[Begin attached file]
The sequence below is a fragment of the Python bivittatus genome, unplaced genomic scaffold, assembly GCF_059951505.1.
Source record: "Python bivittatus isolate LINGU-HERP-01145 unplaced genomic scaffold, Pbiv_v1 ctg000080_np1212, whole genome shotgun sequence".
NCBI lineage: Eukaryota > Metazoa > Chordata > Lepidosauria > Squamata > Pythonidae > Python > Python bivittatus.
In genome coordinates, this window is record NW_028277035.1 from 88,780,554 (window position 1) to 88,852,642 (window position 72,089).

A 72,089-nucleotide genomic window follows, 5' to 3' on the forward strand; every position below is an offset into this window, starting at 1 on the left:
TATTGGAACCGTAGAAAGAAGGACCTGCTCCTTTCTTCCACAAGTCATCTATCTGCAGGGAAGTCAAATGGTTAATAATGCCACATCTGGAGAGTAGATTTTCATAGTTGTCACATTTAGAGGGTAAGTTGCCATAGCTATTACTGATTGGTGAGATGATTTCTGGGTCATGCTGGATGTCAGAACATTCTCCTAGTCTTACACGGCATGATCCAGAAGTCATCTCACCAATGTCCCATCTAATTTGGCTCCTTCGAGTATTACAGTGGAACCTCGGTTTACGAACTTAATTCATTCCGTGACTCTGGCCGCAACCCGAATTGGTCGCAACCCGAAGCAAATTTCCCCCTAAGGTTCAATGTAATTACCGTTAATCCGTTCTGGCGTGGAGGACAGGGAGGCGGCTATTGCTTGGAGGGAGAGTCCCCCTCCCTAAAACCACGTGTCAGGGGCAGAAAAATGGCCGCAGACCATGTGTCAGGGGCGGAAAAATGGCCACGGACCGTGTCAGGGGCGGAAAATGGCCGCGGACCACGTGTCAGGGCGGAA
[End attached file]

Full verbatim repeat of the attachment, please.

The sequence below is a fragment of the Python bivittatus genome, unplaced genomic scaffold, assembly GCF_059951505.1.
Source record: "Python bivittatus isolate LINGU-HERP-01145 unplaced genomic scaffold, Pbiv_v1 ctg000080_np1212, whole genome shotgun sequence".
NCBI lineage: Eukaryota > Metazoa > Chordata > Lepidosauria > Squamata > Pythonidae > Python > Python bivittatus.
In genome coordinates, this window is record NW_028277035.1 from 88,780,554 (window position 1) to 88,852,642 (window position 72,089).

A 72,089-nucleotide genomic window follows, 5' to 3' on the forward strand; every position below is an offset into this window, starting at 1 on the left:
TATTGGAACCGTAGAAAGAAGGACCTGCTCCTTTCTTCCACAAGTCATCTATCTGCAGGGAAGTCAAATGGTTAATAATGCCACATCTGGAGAGTAGATTTTCATAGTTGTCACATTTAGAGGGTAAGTTGCCATAGCTATTACTGATTGGTGAGATGATTTCTGGGTCATGCTGGATGTCAGAACATTCTCCTAGTCTTACACGGCATGATCCAGAAGTCATCTCACCAATGTCCCATCTAATTTGGCTCCTTCGAGTATTACAGTGGAACCTCGGTTTACGAACTTAATTCATTCCGTGACTCTGGCCGCAACCCGAATTGGTCGCAACCCGAAGCAAATTTCCCCCTAAGGTTCAATGTAATTACCGTTAATCCGTTCTGGCGTGGAGGACAGGGAGGCGGCTATTGCTTGGAGGGAGAGTCCCCCTCCCTAAAACCACGTGTCAGGGGCAGAAAAATGGCCGCAGACCATGTGTCAGGGGCGGAAAAATGGCCACGGACCGTGTCAGGGGCGGAAAATGGCCGCGGACCACGTGTCAGGGCGGAA